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Washington Post and Chicago Defender Preview Tuesday's Special on Percy Julian '20

February 3, 2007

Visit Special Percy Julian Web Page

Julian Lab DePauw.jpgFebruary 3, 2007, Greencastle, Ind. - "If you've ever taken birth control pills or used cortisone to alleviate arthritis pains, you're already familiar with his achievements. But the solutions Percy Julian discovered in the chemistry lab pale in comparison to those he had to devise for survival as a black man living in a segregated society," writes Sara Boyd in the Washington Post. Published in tomorrow's newspaper, the column previews Tuesday's premiere of a two hour NOVA television program on Dr. Julian, a 1920 graduate of DePauw University."

The program, which will air on PBS, "explores the life of a 'Forgotten Genius"'who became a re-nowned research chemist and a lesser known civil rights pioneer," Boyd reports. "The dramatizedwashington post.gif documentary details how the grandson of Alabama slaves transformed himself into a millionaire, and the obstacles he faced along the way -- including threats of arson and firebombs at his home."

The Post states, "Julian taught at Howard University as well as at his undergraduate alma mater, DePauw University, in the 1920s and '30s. But despite his academic credentials, Julian had to fight just to get his foot in the door at most laboratories."

The director of "Forgotten Genius," Llewellyn M. Smith, tells the newspaper of Julian: "In some ways, he is a powerful paradox. He wanted to do something great for his country, but at the same time, it is a country that doesn't recognize him as an equal person... He was struggling to get a Ph.D. at a time when most African-Americans were seen as not in need of this kind of education," Smith adds. Percy Julian Stamp.jpg"It's a story of how critical and important an education can be."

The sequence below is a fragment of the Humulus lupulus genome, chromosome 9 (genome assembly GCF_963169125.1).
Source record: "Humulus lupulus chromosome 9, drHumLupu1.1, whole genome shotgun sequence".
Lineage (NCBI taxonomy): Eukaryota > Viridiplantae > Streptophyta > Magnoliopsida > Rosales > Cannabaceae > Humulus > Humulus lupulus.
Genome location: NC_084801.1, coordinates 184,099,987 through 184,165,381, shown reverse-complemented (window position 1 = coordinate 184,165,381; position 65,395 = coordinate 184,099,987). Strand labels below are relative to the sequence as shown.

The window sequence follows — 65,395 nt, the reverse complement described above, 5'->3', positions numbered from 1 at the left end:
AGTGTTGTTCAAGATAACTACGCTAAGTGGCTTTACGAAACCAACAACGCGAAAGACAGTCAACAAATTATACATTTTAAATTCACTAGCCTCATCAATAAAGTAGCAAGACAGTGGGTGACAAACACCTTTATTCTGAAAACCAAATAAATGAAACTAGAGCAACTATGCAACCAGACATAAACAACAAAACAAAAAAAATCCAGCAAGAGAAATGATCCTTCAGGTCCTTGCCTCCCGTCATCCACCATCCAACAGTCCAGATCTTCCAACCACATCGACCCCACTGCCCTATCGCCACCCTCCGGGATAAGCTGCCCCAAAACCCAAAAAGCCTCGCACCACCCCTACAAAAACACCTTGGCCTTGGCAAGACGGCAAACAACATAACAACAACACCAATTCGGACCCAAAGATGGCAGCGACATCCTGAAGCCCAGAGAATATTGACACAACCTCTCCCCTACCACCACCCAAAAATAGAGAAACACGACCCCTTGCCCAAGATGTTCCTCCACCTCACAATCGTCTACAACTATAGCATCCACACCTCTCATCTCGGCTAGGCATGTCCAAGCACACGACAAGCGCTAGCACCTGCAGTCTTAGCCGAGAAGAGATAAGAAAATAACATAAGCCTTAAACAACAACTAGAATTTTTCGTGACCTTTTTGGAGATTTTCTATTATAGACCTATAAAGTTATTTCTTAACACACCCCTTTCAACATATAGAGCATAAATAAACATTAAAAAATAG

Meanwhile, in the Chicago Defender, Ken Parish Perkins refers to Percy Lavon Julian as a "trailblazing scientist who isn't as well known as, say, Jackie Robinson is in baseball, but who achieved a far more impressive array of insurmountable firsts... This is a man who came of age at a volatile time in American history. When Julian was at DePauw University in Indiana, he couldn't sleep in the dorms or eat in the cafeteria like his white classmates. (He eventually got a job cleaning up after his white colleagues at a fraternity house, and they gave him a bed in the basement in return.) Yet Julian finished first in his class. He would eventually become only the second black person to obtain a Ph.D."

Perkins' column, which also previews the NOVA telecast, asserts, "His is a story of overcoming obstacles, and not because he could sink a 10-footer or sing... His family's survival was based on hard work, family pride, love, acceptance, belonging, high moral standards, good parental example, nutrition, discipline, respect for authority, and God-centeredness... Julian would become well-off, but he still felt part of a race of people broken down by the lingering effects of racism, poverty and class. Percy Julian 1974.jpg'Forgotten Genius' reminds us of what we can be, despite those odds."

Access the Washington Post column here, and the Chicago Defender essay by clicking here.

On January 30, the United States House of Representatives passed a resolution honoring the life of Percy Lavon Julian. A Chicago Tribune op-ed this week discussed Dr. Julian's pioneering work.

To view an extended clip of the PBS program and to learn more about the program and Percy Julian's DePauw experiences through text, photos, audio and video, visit this special Web page.

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